Published March 13, 2018
Two scholars from Brazil and three scholars from the United States have been named recipients of the Best Paper Prize on Planning for Equitable Urban and Regional Food Systems. The Best Paper Prize acknowledges and provides recognition for innovative food systems scholarship by early career scholars across the Global South and Global North, and is tied to a recent issue of Built Environment.
The fall 2017 special issue of Built Environment, guest edited by Samina Raja (University at Buffalo, The State University of New York), Kevin Morgan (Cardiff University), and Enjoli Hall (University at Buffalo, The State University of New York) focuses on Planning for Equitable Urban and Regional Food Systems. In their editorial article, the guest editors note that: "Food has captured the imagination of planning and design professions and disciplines across the globe as evidenced by the growing body of food-related scholarship, practices, pedagogy, and policies." The ten articles in the open access special issue explore the possibilities of “food as a lever for economic and social justice,” and ask how the growing engagement of planning and design disciplines within city and regional food systems subverts, reinforces, or exacerbates inequities and injustices.
Of the ten articles featured in the special issue, eight articles are written by early career scholars, including tenure-track faculty members, post-doctoral scholars, and doctoral students. To recognize the work of early career scholars in the special issue, the guest editors awarded two best paper prizes for early career scholars— one prize for the best paper in the special issue written on a topic related to the Global North and another prize for the best paper in the special issue written on a topic related to the Global South. The prizes include an honorarium of $1000 (US).
The two prize-winning papers were selected by an independent panel of food systems planning scholars and practitioners working across the globe, featuring:
Each reviewer has unique expertise in food systems planning and collectively the reviewers offer perspectives from the worlds of the academy, civil society, and public policy, across the Global North and the Global South.
Engaging family farmers in creating sustainable local food systems in Brazil
The future of small-scale family farming remains uncertain in many communities across both the Global North and South despite a focus on food systems localization. In the article, "'We want to be part of the broader project' Family Farmers and Local Food Governance in Porto Alegre, Brazil,” authors Maria Vasile and Jessica Duncan use a case study of Porto Alegre, Brazil to understand the ways in which structural inequalities limit family farmers' participation in food governance. The authors find that neither the top-down Brazilian regulation for organic food nor the policies and provision of technical assistance are designed to fit the local context nor the needs and circumstances of farmers. The authors caution that systematization of local food practices--such as through standards and regulations--may threaten the autonomy of farmers and dampen innovation in the food system. The authors offer guidance for inclusive engagement processes to enable city and regional food systems planning to reduce structural inequalities.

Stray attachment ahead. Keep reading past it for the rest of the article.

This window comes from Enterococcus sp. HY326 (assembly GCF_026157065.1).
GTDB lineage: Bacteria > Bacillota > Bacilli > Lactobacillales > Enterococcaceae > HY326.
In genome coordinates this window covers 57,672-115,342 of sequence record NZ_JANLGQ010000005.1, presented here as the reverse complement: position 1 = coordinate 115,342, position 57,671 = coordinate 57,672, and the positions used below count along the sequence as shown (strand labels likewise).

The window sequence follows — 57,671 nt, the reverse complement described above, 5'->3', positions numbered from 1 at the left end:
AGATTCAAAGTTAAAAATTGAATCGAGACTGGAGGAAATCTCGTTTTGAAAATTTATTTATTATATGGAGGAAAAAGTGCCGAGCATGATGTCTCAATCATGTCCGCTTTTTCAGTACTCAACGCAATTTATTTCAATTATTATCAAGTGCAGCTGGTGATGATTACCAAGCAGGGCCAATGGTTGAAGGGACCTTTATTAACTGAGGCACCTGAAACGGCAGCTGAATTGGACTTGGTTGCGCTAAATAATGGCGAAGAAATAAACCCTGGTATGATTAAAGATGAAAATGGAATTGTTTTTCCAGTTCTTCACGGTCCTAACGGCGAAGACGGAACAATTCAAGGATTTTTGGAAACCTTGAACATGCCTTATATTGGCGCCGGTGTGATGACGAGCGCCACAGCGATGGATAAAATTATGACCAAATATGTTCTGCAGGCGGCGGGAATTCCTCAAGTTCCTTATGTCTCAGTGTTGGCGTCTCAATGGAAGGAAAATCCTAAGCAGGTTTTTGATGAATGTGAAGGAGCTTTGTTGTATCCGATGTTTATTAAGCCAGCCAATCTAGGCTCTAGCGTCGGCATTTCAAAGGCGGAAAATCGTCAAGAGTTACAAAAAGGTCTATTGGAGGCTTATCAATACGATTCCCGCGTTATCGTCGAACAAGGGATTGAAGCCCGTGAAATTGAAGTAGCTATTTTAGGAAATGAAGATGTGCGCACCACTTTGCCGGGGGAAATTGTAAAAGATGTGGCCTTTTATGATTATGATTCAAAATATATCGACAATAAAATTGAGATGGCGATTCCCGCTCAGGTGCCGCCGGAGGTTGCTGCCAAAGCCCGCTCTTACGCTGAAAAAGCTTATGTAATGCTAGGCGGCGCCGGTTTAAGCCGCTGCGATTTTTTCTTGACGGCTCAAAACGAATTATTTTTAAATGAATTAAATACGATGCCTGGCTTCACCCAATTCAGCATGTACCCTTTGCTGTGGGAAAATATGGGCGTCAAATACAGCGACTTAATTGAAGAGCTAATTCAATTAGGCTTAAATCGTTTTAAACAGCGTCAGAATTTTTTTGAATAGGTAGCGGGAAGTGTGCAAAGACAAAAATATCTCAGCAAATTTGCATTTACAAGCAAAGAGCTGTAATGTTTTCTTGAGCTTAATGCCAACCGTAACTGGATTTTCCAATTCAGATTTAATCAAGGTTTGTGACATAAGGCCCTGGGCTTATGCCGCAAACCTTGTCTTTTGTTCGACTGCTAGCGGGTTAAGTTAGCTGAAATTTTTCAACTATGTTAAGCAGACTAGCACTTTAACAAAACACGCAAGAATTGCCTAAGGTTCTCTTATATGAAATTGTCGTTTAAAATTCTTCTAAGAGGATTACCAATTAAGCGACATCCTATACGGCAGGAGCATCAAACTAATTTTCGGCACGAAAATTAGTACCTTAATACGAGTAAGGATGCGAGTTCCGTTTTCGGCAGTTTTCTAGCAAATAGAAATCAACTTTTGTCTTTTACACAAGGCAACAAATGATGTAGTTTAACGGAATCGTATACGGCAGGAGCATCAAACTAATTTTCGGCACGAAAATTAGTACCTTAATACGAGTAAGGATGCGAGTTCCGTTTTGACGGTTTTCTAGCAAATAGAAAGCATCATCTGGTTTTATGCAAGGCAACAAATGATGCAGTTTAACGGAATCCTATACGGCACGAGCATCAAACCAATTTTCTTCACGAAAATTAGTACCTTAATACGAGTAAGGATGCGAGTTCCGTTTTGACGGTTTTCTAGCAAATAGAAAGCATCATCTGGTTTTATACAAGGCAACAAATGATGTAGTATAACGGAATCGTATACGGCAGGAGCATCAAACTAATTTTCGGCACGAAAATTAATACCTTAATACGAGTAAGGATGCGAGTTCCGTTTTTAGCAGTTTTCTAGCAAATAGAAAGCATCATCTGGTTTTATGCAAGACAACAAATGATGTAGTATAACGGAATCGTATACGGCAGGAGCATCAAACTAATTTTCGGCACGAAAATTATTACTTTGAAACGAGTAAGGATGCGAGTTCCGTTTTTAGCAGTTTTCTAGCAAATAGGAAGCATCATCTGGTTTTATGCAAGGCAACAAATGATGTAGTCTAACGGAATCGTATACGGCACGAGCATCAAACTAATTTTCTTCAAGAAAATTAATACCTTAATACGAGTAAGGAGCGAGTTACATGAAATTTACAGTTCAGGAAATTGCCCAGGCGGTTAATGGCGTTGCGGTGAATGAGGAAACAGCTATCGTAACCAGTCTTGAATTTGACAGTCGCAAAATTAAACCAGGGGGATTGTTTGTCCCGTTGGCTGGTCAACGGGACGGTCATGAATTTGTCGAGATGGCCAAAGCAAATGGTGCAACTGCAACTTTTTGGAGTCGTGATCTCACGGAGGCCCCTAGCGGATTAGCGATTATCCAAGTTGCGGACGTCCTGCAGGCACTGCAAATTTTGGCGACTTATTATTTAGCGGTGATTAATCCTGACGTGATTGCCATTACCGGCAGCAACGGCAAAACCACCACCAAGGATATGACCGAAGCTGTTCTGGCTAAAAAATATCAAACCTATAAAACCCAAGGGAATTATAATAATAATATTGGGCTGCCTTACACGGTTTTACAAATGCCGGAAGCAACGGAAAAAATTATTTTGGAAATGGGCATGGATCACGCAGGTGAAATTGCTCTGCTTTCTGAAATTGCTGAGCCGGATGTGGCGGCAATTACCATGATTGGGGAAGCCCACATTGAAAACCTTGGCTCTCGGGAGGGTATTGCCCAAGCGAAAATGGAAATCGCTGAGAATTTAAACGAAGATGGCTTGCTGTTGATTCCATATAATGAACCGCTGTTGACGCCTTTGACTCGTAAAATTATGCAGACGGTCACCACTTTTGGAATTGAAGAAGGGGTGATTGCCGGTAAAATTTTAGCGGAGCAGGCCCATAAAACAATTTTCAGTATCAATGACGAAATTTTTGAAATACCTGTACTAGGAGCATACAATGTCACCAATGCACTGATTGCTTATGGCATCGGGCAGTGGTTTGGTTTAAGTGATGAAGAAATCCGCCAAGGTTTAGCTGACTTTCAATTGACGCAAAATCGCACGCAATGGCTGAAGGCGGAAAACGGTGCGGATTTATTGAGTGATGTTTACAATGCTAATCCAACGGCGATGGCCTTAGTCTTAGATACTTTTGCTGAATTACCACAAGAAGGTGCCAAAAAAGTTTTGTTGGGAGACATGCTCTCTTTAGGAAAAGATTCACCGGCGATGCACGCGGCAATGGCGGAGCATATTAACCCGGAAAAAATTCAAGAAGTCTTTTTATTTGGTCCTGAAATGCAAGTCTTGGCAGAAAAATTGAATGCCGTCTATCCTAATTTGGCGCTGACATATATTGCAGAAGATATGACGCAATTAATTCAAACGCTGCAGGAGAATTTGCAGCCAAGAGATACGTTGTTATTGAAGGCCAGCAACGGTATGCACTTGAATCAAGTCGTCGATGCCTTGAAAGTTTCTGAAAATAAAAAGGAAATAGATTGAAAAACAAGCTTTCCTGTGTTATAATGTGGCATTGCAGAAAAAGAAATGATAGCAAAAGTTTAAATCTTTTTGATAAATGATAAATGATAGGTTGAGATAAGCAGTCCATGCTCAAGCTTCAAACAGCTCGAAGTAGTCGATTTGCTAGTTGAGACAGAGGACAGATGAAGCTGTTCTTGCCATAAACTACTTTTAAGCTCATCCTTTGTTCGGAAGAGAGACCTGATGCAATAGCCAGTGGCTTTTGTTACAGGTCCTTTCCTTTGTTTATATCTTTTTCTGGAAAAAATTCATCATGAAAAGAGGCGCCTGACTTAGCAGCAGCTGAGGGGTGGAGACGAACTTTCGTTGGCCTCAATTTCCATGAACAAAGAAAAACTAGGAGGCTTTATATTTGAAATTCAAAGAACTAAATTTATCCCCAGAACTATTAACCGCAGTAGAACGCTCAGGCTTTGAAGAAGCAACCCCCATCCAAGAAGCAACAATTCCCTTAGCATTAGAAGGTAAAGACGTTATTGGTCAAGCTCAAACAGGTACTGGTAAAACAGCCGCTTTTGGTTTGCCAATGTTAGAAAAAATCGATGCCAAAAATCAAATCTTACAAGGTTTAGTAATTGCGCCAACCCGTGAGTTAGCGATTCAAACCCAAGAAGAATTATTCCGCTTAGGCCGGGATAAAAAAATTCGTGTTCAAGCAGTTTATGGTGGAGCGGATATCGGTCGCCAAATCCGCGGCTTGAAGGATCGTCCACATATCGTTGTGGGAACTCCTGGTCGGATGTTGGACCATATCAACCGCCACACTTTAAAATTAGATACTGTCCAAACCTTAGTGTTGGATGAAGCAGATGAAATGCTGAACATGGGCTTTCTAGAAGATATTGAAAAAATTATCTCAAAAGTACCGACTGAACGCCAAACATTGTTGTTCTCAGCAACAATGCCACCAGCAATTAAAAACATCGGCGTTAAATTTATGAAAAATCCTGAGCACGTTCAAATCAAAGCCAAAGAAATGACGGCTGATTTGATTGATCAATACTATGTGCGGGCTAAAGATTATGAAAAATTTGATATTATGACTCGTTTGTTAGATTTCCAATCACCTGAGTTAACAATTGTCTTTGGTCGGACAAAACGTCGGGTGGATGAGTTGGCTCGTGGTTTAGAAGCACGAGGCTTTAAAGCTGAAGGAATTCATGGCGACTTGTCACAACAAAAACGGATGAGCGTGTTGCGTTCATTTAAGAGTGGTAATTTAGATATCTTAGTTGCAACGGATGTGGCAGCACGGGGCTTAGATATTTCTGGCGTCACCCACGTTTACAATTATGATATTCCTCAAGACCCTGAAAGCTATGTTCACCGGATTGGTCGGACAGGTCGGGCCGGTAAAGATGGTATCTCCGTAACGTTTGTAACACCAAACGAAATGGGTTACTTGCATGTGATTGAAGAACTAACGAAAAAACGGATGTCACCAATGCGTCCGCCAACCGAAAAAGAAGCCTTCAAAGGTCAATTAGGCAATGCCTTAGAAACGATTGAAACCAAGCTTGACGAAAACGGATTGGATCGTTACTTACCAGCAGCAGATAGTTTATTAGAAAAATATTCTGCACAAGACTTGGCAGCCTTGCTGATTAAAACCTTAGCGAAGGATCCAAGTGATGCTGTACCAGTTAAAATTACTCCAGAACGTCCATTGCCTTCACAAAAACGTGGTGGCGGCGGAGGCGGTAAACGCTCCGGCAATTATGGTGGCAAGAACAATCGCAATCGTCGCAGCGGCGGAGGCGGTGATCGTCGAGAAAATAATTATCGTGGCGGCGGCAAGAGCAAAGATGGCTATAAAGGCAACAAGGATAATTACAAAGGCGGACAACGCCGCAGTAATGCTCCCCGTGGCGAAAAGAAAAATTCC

Maria Vasile is a consultant in social protection at the Food and Agriculture Organization of the United Nations. Jessica Duncan is an assistant professor of rural sociology at Wageningen University and is an associate editor for the journal Food Security.
Supporting community-led practices for improving food access in the US
Local governments across the globe are involved in a wide variety of efforts to strengthen food systems to facilitate food access and healthy eating in their communities, but in many instances, community-led practice shapes local government policy. In the article, "Culturing Food Deserts: Recognizing the Power of Community-Based Solutions, " authors Catherine Brinkley, Subhashni Raj and Megan Horst note growing public health concerns from the media, academics, policymakers, and activists over healthy eating. The authors demonstrate the limitations of focusing on so-called 'food deserts' as a problem and establishing supermarkets as a solution to the health disparities found in communities of color in the United States. Using a mixed-methods approach, Brinkley, Raj, and Horst demonstrate that diet-related health outcomes are most strongly associated with income and race. The authors conclude the article by suggesting new avenues for supporting the provision of food centered around existing community-based practices such as farm-to-market and self-provisioning.
Catherine Brinkley is an urban planner and assistant professor of community and regional development at the University of California, Davis. Subhashni Raj is a food systems researcher based in Fiji, and recently graduated with a doctoral candidatedegree in urban and regional planning and a research assistant in the Food Systems Planning and Healthy Communities Lab at from the University at Buffalo, The State University of New York. Megan Horst is an assistant professor of urban studies and planning at Portland State University.
This special issue and best paper prize was made possible with the support of a grant from the National Institute of Food and Agriculture (NIFA) of the United States Department of Agriculture grant no 2012-68004-19894 and the University at Buffalo Community for Global Health Equity (UB CGHE).